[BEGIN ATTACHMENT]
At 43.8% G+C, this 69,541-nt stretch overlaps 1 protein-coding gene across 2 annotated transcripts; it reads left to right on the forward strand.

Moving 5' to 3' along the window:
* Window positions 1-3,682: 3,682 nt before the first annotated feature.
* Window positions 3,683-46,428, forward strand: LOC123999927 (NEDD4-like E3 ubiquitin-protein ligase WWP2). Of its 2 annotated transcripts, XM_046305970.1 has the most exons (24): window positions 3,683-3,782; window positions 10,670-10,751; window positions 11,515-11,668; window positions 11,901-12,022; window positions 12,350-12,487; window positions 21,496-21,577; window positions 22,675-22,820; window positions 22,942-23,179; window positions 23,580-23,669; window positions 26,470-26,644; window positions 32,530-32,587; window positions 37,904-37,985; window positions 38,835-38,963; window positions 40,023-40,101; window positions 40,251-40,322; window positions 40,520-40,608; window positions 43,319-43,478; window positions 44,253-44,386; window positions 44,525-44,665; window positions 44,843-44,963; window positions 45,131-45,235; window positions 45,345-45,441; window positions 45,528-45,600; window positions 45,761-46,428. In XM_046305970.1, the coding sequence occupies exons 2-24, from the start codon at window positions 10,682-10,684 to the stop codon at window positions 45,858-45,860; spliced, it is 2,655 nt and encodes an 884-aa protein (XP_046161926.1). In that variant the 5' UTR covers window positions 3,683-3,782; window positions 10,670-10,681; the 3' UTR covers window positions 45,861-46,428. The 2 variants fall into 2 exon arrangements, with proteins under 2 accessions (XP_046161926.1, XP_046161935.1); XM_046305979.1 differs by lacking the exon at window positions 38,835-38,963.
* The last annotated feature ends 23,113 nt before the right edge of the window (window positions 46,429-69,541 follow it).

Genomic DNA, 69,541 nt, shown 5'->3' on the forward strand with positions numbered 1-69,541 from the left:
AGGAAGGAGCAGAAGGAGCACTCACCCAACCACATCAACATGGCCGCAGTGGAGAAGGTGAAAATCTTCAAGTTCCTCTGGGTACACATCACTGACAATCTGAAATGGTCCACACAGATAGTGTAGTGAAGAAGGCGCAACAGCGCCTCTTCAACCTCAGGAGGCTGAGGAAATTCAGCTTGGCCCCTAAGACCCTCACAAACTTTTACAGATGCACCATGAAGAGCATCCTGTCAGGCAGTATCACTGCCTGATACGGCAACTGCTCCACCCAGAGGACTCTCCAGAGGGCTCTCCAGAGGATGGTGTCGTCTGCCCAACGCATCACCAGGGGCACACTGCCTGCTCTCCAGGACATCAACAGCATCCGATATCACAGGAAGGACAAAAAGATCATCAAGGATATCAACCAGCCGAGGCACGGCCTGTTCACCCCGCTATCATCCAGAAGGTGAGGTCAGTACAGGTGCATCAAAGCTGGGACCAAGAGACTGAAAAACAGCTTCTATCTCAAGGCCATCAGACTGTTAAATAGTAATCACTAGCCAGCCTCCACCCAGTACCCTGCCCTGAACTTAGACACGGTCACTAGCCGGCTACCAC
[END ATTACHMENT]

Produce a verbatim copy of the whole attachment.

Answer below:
At 43.8% G+C, this 69,541-nt stretch overlaps 1 protein-coding gene across 2 annotated transcripts; it reads left to right on the forward strand.

Moving 5' to 3' along the window:
* Window positions 1-3,682: 3,682 nt before the first annotated feature.
* Window positions 3,683-46,428, forward strand: LOC123999927 (NEDD4-like E3 ubiquitin-protein ligase WWP2). Of its 2 annotated transcripts, XM_046305970.1 has the most exons (24): window positions 3,683-3,782; window positions 10,670-10,751; window positions 11,515-11,668; window positions 11,901-12,022; window positions 12,350-12,487; window positions 21,496-21,577; window positions 22,675-22,820; window positions 22,942-23,179; window positions 23,580-23,669; window positions 26,470-26,644; window positions 32,530-32,587; window positions 37,904-37,985; window positions 38,835-38,963; window positions 40,023-40,101; window positions 40,251-40,322; window positions 40,520-40,608; window positions 43,319-43,478; window positions 44,253-44,386; window positions 44,525-44,665; window positions 44,843-44,963; window positions 45,131-45,235; window positions 45,345-45,441; window positions 45,528-45,600; window positions 45,761-46,428. In XM_046305970.1, the coding sequence occupies exons 2-24, from the start codon at window positions 10,682-10,684 to the stop codon at window positions 45,858-45,860; spliced, it is 2,655 nt and encodes an 884-aa protein (XP_046161926.1). In that variant the 5' UTR covers window positions 3,683-3,782; window positions 10,670-10,681; the 3' UTR covers window positions 45,861-46,428. The 2 variants fall into 2 exon arrangements, with proteins under 2 accessions (XP_046161926.1, XP_046161935.1); XM_046305979.1 differs by lacking the exon at window positions 38,835-38,963.
* The last annotated feature ends 23,113 nt before the right edge of the window (window positions 46,429-69,541 follow it).

Genomic DNA, 69,541 nt, shown 5'->3' on the forward strand with positions numbered 1-69,541 from the left:
AGGAAGGAGCAGAAGGAGCACTCACCCAACCACATCAACATGGCCGCAGTGGAGAAGGTGAAAATCTTCAAGTTCCTCTGGGTACACATCACTGACAATCTGAAATGGTCCACACAGATAGTGTAGTGAAGAAGGCGCAACAGCGCCTCTTCAACCTCAGGAGGCTGAGGAAATTCAGCTTGGCCCCTAAGACCCTCACAAACTTTTACAGATGCACCATGAAGAGCATCCTGTCAGGCAGTATCACTGCCTGATACGGCAACTGCTCCACCCAGAGGACTCTCCAGAGGGCTCTCCAGAGGATGGTGTCGTCTGCCCAACGCATCACCAGGGGCACACTGCCTGCTCTCCAGGACATCAACAGCATCCGATATCACAGGAAGGACAAAAAGATCATCAAGGATATCAACCAGCCGAGGCACGGCCTGTTCACCCCGCTATCATCCAGAAGGTGAGGTCAGTACAGGTGCATCAAAGCTGGGACCAAGAGACTGAAAAACAGCTTCTATCTCAAGGCCATCAGACTGTTAAATAGTAATCACTAGCCAGCCTCCACCCAGTACCCTGCCCTGAACTTAGACACGGTCACTAGCCGGCTACCAC